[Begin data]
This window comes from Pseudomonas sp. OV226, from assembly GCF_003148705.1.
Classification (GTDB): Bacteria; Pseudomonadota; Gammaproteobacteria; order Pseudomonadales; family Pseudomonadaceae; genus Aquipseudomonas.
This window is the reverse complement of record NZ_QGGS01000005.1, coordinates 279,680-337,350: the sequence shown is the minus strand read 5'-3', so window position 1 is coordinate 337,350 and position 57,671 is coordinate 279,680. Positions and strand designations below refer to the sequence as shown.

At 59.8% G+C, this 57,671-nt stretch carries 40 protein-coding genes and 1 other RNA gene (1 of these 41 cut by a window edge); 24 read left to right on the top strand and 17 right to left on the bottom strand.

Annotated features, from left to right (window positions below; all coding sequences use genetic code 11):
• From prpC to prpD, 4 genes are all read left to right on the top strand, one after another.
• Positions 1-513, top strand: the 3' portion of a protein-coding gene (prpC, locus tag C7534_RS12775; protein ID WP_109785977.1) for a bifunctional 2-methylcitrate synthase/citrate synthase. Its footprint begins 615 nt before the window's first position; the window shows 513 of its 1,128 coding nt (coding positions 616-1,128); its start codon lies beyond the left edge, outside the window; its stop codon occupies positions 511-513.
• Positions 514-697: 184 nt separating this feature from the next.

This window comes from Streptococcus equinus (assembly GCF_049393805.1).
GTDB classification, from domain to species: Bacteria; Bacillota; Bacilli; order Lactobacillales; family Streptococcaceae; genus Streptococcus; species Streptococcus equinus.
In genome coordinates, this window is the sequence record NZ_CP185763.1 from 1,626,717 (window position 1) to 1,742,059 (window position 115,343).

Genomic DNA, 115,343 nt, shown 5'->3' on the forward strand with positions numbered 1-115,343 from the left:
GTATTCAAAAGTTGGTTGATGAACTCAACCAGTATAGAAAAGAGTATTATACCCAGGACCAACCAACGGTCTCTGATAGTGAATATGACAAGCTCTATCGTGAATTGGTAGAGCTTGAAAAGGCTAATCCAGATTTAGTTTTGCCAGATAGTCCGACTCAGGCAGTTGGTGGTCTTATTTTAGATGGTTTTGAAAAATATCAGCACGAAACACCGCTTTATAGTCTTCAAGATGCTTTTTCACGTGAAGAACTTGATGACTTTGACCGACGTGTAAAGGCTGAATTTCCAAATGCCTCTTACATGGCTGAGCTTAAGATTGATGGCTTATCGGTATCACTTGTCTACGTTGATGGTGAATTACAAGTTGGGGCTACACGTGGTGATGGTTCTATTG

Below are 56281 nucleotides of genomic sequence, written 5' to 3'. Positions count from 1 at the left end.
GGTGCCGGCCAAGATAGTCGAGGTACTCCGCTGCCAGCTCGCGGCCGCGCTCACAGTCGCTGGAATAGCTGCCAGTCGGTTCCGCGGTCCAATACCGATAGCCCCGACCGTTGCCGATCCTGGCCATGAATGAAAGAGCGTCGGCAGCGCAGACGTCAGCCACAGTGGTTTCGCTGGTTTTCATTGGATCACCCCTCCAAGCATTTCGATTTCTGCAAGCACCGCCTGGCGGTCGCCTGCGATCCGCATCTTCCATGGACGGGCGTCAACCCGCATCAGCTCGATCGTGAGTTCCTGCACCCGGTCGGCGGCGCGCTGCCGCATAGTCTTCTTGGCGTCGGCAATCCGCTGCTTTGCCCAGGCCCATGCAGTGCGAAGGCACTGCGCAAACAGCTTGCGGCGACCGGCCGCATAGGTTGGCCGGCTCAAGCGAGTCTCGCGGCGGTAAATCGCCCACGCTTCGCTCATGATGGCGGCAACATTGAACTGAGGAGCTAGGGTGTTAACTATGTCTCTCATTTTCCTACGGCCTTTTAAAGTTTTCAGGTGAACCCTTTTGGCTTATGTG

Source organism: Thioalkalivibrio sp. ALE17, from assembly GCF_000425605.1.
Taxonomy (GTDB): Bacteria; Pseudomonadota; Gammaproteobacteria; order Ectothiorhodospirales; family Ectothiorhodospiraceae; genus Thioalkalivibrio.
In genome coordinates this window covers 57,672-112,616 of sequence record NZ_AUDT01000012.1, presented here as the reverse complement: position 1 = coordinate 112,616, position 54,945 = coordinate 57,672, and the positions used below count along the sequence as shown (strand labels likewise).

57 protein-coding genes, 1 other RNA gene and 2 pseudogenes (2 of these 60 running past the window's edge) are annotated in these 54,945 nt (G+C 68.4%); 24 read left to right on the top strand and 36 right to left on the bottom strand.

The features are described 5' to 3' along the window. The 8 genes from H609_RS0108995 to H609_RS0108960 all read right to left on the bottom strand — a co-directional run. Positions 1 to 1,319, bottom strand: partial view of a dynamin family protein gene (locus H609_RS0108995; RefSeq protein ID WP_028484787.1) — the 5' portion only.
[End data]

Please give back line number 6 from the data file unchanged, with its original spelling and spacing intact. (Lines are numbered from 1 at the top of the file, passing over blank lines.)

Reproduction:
• From prpC to prpD, 4 genes are all read left to right on the top strand, one after another.